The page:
The medieval distinction between categorematic and syncategorematic words is usually given as the distinction between words which have signification or meaning in isolation from other words and those which have signification only when combined with other words . Some words, however, are classified as both categorematic and syncategorematic. One such word is Latin infinita ‘infinite’. Because infinita can be either categorematic or syncategorematic, it is possible to form sophisms using infinita …Read more
  •  54
    A Curious Dialogical Logic and its Composition Problem
    with Jesse Alama and Aleks Knoks
    Journal of Philosophical Logic 43 (6): 1065-1100. 2014.
    Dialogue semantics for logic are two-player logic games between a Proponent who puts forward a logical formula φ as valid or true and an Opponent who disputes this. An advantage of the dialogical approach is that it is a uniform framework from which different logics can be obtained through only small variations of the basic rules. We introduce the composition problem for dialogue games as the problem of resolving, for a set S of rules for dialogue games, whether the set of S-dialogically valid f…Read more
  •  47
    A Quantified Temporal Logic for Ampliation and Restriction
    Vivarium 51 (1-4): 485-510. 2013.
    Temporal logic as a modern discipline is separate from classical logic; it is seen as an addition or expansion of the more basic propositional and predicate logics. This approach is in contrast with logic in the Middle Ages, which was primarily intended as a tool for the analysis of natural language. Because all natural language sentences have tensed verbs, medieval logic is inherently a temporal logic. This fact is most clearly exemplified in medieval theories of supposition. As a case study, w…Read more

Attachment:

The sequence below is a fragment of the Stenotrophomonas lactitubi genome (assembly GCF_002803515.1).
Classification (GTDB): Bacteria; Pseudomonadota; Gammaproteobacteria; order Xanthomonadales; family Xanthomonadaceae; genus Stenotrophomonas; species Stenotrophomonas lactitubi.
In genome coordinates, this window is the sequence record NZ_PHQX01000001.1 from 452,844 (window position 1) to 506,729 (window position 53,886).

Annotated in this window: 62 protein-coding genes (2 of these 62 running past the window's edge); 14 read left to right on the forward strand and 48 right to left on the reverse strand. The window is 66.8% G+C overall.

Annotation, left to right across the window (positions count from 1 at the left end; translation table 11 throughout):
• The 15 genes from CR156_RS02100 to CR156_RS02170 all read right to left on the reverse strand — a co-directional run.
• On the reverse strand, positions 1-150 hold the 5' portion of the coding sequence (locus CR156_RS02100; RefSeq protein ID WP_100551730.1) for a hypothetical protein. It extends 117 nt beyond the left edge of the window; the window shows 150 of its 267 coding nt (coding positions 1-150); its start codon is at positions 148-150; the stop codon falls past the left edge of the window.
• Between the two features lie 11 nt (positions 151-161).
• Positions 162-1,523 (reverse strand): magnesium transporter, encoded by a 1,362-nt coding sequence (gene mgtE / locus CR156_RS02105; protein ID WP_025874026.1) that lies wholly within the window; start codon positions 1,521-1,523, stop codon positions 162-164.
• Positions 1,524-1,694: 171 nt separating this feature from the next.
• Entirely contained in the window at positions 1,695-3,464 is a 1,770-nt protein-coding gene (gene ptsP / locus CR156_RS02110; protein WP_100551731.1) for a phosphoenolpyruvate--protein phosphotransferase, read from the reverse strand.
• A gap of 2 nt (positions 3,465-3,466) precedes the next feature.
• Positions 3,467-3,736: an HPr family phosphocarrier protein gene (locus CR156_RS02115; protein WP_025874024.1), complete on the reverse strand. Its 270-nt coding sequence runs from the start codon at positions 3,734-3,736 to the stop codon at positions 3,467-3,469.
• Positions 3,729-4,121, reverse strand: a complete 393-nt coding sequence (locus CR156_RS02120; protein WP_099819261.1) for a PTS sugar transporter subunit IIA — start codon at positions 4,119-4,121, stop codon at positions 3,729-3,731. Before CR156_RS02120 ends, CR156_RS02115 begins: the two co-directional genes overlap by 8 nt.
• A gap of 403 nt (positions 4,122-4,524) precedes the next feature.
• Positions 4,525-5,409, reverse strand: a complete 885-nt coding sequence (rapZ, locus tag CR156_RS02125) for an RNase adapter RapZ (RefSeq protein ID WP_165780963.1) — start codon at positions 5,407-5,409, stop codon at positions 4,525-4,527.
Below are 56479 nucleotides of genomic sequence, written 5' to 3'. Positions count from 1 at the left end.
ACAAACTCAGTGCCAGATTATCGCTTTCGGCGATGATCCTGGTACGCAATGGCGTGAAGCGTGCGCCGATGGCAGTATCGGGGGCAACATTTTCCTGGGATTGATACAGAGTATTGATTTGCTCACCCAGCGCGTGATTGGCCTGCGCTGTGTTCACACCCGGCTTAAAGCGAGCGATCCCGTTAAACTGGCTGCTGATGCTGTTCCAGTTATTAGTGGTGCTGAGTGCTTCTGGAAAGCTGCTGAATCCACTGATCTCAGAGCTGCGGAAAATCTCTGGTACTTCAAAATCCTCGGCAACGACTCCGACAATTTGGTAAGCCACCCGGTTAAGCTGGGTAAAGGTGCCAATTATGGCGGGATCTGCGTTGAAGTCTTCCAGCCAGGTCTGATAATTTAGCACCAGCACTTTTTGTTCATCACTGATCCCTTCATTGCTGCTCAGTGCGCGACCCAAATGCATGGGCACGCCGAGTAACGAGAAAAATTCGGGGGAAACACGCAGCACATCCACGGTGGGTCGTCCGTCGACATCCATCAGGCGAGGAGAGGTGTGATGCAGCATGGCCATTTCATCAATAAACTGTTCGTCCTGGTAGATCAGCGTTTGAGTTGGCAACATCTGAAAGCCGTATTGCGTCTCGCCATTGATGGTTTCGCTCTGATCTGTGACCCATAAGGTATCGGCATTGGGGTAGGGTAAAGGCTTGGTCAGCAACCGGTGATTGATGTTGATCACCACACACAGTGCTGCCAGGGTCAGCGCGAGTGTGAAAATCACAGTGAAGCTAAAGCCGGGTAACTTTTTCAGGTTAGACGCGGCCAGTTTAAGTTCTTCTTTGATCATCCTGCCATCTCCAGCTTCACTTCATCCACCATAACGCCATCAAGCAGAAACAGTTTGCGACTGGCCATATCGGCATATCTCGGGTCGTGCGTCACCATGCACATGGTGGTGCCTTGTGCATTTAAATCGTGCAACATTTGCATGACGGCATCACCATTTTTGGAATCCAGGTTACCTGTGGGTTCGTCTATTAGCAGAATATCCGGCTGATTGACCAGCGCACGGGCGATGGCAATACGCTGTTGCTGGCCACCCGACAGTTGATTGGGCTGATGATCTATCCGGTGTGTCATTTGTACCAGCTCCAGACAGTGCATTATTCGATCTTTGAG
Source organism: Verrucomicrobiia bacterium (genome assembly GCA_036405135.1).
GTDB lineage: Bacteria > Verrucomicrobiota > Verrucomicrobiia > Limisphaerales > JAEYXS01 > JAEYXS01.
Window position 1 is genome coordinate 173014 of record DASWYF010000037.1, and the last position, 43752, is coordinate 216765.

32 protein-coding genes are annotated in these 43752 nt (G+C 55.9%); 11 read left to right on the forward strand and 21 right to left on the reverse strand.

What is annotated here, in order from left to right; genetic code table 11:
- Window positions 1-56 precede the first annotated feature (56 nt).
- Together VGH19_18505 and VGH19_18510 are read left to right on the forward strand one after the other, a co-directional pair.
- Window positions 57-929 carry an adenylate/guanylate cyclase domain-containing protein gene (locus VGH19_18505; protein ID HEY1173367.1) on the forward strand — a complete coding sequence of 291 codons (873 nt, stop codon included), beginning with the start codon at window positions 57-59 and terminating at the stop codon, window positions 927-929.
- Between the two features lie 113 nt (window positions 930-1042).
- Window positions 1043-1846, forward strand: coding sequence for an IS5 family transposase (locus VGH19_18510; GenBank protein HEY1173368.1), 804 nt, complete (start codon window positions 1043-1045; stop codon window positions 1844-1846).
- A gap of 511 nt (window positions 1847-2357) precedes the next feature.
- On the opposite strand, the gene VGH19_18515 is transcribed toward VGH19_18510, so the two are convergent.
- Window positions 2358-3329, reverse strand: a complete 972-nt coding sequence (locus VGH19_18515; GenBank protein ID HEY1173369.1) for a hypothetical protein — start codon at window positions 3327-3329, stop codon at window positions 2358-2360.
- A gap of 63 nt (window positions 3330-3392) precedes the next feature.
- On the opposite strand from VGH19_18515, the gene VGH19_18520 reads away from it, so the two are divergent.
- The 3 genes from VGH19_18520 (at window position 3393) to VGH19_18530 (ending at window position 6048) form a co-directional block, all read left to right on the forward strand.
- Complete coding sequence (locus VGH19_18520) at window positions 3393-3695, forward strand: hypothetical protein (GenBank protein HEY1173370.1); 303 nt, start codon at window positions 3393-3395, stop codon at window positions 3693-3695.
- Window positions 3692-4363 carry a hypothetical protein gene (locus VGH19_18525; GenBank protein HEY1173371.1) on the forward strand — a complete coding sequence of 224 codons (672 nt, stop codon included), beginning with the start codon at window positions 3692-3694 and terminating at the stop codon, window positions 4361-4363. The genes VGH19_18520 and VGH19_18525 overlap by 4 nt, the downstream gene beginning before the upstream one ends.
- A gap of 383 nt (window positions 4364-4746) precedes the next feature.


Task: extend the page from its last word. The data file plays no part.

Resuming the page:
•  29
    Deceit and indefeasible knowledge: the case of dubitatio
    Journal of Applied Non-Classical Logics 21 (3-4): 503-519. 2011.
    The current trend in knowledge revision in the Dynamic Epistemic Logic tradition focuses on the addition of new knowledge, rather than the possibility of losing knowledge. Yet there are natural situations, such as an agent who does not want another agent to know that she knows a certain piece of information, where there is a need to be able to model the retraction of a proposition from a knowledge base. One situation where this is systematically required is the variant of the medieval theory of …Read more
  •  24
    Sit Verum Obligationes and Counterfactual Reasoning
    Vivarium 53 (1): 90-113. 2015.
    In the early 1980s, Paul V. Spade advanced the thesis that obligational reasoning was counterfactual reasoning, based upon his interpretation of the obligationes of Walter Burley, Richard Kilvington, and Roger Swyneshed. Eleonore Stump in a series of contemporary papers argued against Spade’s thesis with respect to Burley and Swyneshed, provisionally admitting it for Kilvington with the caveat that Kilvington’s theory is by no means clear or non-idiosyncratic. In this paper, we revisit the conne…Read more
  •  21
    The ontological argument and Russell's antinomy
    Logic and Logical Philosophy 18 (3-4): 309-312. 2009.
    In this short note we respond to the claim made by Christopher Viger in [4] that Anselm’s so-called ontological argument falls prey to Russell’s paradox. We show that Viger’s argument is based on a flawed premise and hence does not in fact demonstrate what he claims it demonstrates
  •  19
    Articulating Medieval Logic
    Philosophical Quarterly 66 (263): 432-435. 2016.
  •  14
    A simple semantics for Aristotelian apodeictic syllogistics